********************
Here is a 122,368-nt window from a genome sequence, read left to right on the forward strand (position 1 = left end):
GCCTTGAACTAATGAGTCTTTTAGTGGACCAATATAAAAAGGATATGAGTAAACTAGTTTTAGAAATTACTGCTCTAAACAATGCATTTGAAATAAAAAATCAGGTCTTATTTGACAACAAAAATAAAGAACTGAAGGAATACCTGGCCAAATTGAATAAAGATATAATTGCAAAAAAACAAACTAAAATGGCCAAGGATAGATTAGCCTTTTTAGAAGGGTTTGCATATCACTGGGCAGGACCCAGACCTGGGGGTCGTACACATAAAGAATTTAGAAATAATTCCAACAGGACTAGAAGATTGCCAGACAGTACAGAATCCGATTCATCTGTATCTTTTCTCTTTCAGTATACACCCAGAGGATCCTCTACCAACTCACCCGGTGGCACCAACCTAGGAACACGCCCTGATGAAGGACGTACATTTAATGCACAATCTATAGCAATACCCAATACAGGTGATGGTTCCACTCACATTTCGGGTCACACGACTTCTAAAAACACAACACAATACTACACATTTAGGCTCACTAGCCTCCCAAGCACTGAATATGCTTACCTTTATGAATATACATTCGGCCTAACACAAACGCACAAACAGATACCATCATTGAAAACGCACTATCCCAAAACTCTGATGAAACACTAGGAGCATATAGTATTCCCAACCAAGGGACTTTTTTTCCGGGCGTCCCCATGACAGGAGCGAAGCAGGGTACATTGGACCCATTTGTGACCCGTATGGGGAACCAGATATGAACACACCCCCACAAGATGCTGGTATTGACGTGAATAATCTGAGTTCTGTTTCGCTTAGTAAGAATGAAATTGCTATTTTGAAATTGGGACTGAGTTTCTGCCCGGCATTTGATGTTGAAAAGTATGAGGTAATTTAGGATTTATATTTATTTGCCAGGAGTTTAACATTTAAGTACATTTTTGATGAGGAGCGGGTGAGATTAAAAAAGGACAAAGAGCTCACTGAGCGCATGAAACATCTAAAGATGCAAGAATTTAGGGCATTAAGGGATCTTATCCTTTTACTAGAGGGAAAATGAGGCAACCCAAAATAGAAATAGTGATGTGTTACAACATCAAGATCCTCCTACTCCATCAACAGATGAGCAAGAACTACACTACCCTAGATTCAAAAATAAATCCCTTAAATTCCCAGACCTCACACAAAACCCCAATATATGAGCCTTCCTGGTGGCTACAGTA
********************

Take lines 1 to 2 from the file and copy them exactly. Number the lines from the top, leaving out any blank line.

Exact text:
Here is a 122,368-nt window from a genome sequence, read left to right on the forward strand (position 1 = left end):
GCCTTGAACTAATGAGTCTTTTAGTGGACCAATATAAAAAGGATATGAGTAAACTAGTTTTAGAAATTACTGCTCTAAACAATGCATTTGAAATAAAAAATCAGGTCTTATTTGACAACAAAAATAAAGAACTGAAGGAATACCTGGCCAAATTGAATAAAGATATAATTGCAAAAAAACAAACTAAAATGGCCAAGGATAGATTAGCCTTTTTAGAAGGGTTTGCATATCACTGGGCAGGACCCAGACCTGGGGGTCGTACACATAAAGAATTTAGAAATAATTCCAACAGGACTAGAAGATTGCCAGACAGTACAGAATCCGATTCATCTGTATCTTTTCTCTTTCAGTATACACCCAGAGGATCCTCTACCAACTCACCCGGTGGCACCAACCTAGGAACACGCCCTGATGAAGGACGTACATTTAATGCACAATCTATAGCAATACCCAATACAGGTGATGGTTCCACTCACATTTCGGGTCACACGACTTCTAAAAACACAACACAATACTACACATTTAGGCTCACTAGCCTCCCAAGCACTGAATATGCTTACCTTTATGAATATACATTCGGCCTAACACAAACGCACAAACAGATACCATCATTGAAAACGCACTATCCCAAAACTCTGATGAAACACTAGGAGCATATAGTATTCCCAACCAAGGGACTTTTTTTCCGGGCGTCCCCATGACAGGAGCGAAGCAGGGTACATTGGACCCATTTGTGACCCGTATGGGGAACCAGATATGAACACACCCCCACAAGATGCTGGTATTGACGTGAATAATCTGAGTTCTGTTTCGCTTAGTAAGAATGAAATTGCTATTTTGAAATTGGGACTGAGTTTCTGCCCGGCATTTGATGTTGAAAAGTATGAGGTAATTTAGGATTTATATTTATTTGCCAGGAGTTTAACATTTAAGTACATTTTTGATGAGGAGCGGGTGAGATTAAAAAAGGACAAAGAGCTCACTGAGCGCATGAAACATCTAAAGATGCAAGAATTTAGGGCATTAAGGGATCTTATCCTTTTACTAGAGGGAAAATGAGGCAACCCAAAATAGAAATAGTGATGTGTTACAACATCAAGATCCTCCTACTCCATCAACAGATGAGCAAGAACTACACTACCCTAGATTCAAAAATAAATCCCTTAAATTCCCAGACCTCACACAAAACCCCAATATATGAGCCTTCCTGGTGGCTACAGTA